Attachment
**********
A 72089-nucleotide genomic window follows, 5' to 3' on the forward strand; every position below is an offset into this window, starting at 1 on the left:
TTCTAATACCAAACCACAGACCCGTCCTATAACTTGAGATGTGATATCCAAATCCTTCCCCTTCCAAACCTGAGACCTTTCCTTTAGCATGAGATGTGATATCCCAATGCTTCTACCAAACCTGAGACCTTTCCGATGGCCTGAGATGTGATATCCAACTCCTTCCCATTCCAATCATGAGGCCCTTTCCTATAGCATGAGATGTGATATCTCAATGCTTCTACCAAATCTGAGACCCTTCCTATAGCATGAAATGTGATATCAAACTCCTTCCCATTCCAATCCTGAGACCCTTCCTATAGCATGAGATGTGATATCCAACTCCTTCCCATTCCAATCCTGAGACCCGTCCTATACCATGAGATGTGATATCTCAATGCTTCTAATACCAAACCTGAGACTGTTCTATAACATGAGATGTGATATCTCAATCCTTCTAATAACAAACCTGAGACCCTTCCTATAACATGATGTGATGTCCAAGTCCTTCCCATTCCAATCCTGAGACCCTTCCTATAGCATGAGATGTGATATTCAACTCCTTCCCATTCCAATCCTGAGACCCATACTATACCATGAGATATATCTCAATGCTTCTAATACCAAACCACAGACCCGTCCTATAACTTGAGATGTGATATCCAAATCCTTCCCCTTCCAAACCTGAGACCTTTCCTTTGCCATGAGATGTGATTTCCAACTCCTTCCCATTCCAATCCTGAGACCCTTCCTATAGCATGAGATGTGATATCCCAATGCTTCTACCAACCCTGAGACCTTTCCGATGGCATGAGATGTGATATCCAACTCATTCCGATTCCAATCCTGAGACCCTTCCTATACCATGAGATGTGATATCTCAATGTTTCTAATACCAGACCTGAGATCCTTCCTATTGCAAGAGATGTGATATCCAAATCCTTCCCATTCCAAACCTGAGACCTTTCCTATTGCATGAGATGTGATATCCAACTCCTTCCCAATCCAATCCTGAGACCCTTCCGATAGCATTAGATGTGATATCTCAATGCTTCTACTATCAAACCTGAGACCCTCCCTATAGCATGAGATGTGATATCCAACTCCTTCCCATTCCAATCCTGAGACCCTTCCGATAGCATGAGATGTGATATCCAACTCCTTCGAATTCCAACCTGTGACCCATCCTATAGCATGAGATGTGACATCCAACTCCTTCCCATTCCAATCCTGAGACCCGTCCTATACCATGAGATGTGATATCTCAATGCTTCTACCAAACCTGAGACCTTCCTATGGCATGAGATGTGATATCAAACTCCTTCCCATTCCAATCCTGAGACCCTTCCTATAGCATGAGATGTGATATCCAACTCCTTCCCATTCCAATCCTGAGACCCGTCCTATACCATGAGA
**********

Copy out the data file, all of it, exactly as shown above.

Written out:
A 72089-nucleotide genomic window follows, 5' to 3' on the forward strand; every position below is an offset into this window, starting at 1 on the left:
TTCTAATACCAAACCACAGACCCGTCCTATAACTTGAGATGTGATATCCAAATCCTTCCCCTTCCAAACCTGAGACCTTTCCTTTAGCATGAGATGTGATATCCCAATGCTTCTACCAAACCTGAGACCTTTCCGATGGCCTGAGATGTGATATCCAACTCCTTCCCATTCCAATCATGAGGCCCTTTCCTATAGCATGAGATGTGATATCTCAATGCTTCTACCAAATCTGAGACCCTTCCTATAGCATGAAATGTGATATCAAACTCCTTCCCATTCCAATCCTGAGACCCTTCCTATAGCATGAGATGTGATATCCAACTCCTTCCCATTCCAATCCTGAGACCCGTCCTATACCATGAGATGTGATATCTCAATGCTTCTAATACCAAACCTGAGACTGTTCTATAACATGAGATGTGATATCTCAATCCTTCTAATAACAAACCTGAGACCCTTCCTATAACATGATGTGATGTCCAAGTCCTTCCCATTCCAATCCTGAGACCCTTCCTATAGCATGAGATGTGATATTCAACTCCTTCCCATTCCAATCCTGAGACCCATACTATACCATGAGATATATCTCAATGCTTCTAATACCAAACCACAGACCCGTCCTATAACTTGAGATGTGATATCCAAATCCTTCCCCTTCCAAACCTGAGACCTTTCCTTTGCCATGAGATGTGATTTCCAACTCCTTCCCATTCCAATCCTGAGACCCTTCCTATAGCATGAGATGTGATATCCCAATGCTTCTACCAACCCTGAGACCTTTCCGATGGCATGAGATGTGATATCCAACTCATTCCGATTCCAATCCTGAGACCCTTCCTATACCATGAGATGTGATATCTCAATGTTTCTAATACCAGACCTGAGATCCTTCCTATTGCAAGAGATGTGATATCCAAATCCTTCCCATTCCAAACCTGAGACCTTTCCTATTGCATGAGATGTGATATCCAACTCCTTCCCAATCCAATCCTGAGACCCTTCCGATAGCATTAGATGTGATATCTCAATGCTTCTACTATCAAACCTGAGACCCTCCCTATAGCATGAGATGTGATATCCAACTCCTTCCCATTCCAATCCTGAGACCCTTCCGATAGCATGAGATGTGATATCCAACTCCTTCGAATTCCAACCTGTGACCCATCCTATAGCATGAGATGTGACATCCAACTCCTTCCCATTCCAATCCTGAGACCCGTCCTATACCATGAGATGTGATATCTCAATGCTTCTACCAAACCTGAGACCTTCCTATGGCATGAGATGTGATATCAAACTCCTTCCCATTCCAATCCTGAGACCCTTCCTATAGCATGAGATGTGATATCCAACTCCTTCCCATTCCAATCCTGAGACCCGTCCTATACCATGAGA